The Manchester Terrier reached the height of its popularity in the Victorian era. During this time it was prized both for its ratting ability and its good looks. The standard Manchester Terrier was thought to be a suitable companion for the discerning gentleman, hence its nickname "the gentleman's terrier". Victorian women, on the other hand, desired a smaller version of the Manchester and a toy was developed by repeatedly breeding the smallest of the standard Manchesters. Unfortunately this practice was carried to an extreme and the result was very small, very unhealthy animals. The modern day Toy Manchester Terrier is a much healthier, sounder and larger animal than its ancestors from this earlier period.
Now only one colour combination is acceptable for the Manchester Terrier, namely black and tan. However, in the mid-1800s there was some interest in different colour variations including whites, blues, and reds and these colour variants began appearing at competitions. The English White, in particular, often displayed a number of health problems. These colour variations eventually fell out of favour and are no longer bred for or acceptable.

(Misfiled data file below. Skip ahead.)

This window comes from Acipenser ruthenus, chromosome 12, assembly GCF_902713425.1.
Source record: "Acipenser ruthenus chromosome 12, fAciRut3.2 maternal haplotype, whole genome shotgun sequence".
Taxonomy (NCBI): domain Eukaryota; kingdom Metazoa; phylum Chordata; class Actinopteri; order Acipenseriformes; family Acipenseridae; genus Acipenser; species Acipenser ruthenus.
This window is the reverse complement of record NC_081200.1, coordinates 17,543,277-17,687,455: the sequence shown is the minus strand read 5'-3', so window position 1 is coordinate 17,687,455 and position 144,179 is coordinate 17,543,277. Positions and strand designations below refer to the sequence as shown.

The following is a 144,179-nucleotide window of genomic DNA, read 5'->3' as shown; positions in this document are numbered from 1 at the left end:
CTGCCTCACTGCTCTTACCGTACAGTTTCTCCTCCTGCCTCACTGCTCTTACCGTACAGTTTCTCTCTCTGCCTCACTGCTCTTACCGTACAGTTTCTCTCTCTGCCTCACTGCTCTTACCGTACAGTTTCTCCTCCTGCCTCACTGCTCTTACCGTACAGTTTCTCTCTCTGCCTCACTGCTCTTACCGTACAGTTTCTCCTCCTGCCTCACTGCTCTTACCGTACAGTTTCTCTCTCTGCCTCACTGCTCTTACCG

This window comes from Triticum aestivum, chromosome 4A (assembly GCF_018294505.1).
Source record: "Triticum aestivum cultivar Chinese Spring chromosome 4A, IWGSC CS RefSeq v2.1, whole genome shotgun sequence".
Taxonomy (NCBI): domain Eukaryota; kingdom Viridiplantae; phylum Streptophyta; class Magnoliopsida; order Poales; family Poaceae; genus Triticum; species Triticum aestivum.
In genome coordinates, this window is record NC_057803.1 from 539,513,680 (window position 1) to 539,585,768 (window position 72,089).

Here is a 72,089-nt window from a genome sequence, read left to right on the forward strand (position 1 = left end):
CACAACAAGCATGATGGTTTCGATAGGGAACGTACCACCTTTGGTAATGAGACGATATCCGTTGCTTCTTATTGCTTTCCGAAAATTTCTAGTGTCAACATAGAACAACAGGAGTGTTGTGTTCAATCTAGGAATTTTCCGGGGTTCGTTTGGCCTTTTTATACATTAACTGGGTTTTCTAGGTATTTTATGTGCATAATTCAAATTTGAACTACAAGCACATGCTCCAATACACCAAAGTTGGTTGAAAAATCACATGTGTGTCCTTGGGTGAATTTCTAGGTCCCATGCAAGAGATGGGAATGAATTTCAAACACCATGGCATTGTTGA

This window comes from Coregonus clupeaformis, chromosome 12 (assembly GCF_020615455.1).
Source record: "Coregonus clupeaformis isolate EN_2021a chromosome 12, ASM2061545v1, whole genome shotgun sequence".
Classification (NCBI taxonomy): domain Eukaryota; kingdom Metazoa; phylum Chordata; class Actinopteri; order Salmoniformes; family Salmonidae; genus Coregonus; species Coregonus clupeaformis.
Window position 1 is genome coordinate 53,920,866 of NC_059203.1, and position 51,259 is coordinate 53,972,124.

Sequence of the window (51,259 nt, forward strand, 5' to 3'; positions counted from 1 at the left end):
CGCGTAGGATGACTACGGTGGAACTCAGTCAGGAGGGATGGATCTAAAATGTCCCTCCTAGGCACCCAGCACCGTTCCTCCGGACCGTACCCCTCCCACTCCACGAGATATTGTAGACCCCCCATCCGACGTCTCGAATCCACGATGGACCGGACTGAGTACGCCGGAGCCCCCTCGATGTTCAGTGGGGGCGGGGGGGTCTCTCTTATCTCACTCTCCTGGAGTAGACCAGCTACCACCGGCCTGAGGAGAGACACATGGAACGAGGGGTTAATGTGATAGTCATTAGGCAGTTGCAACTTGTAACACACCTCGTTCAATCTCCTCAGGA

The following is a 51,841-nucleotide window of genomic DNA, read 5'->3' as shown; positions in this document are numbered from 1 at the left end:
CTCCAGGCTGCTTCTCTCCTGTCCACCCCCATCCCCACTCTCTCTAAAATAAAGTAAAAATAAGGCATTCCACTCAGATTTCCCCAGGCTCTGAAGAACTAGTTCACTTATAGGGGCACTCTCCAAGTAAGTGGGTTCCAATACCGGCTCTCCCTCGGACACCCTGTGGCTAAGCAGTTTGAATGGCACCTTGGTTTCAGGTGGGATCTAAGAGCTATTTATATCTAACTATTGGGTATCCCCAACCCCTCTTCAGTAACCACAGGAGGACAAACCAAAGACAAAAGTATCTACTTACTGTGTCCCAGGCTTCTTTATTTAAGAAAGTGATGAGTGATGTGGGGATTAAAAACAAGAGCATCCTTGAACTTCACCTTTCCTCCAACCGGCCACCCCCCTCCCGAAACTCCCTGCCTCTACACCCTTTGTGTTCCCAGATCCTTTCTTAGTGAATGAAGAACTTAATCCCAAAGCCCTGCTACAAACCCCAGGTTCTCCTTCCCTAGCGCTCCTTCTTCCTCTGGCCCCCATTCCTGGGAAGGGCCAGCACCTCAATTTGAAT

In 1895 ear cropping was outlawed in England and this greatly decreased the Manchester Terrier's popularity in its native country. As the Manchester Terrier's ears had traditionally been cropped, it was largely unnecessary for breeders to consider ear type when selecting breeding stock. Once ear cropping was outlawed many did not like the look of the Manchester's uncropped ears. It took quite a while for English breeders to develop nice looking button ears, which are now required in the English standard. In North America the cropping of Manchester ears remains common and many North American Manchesters retain the same "look" as the breed originally had.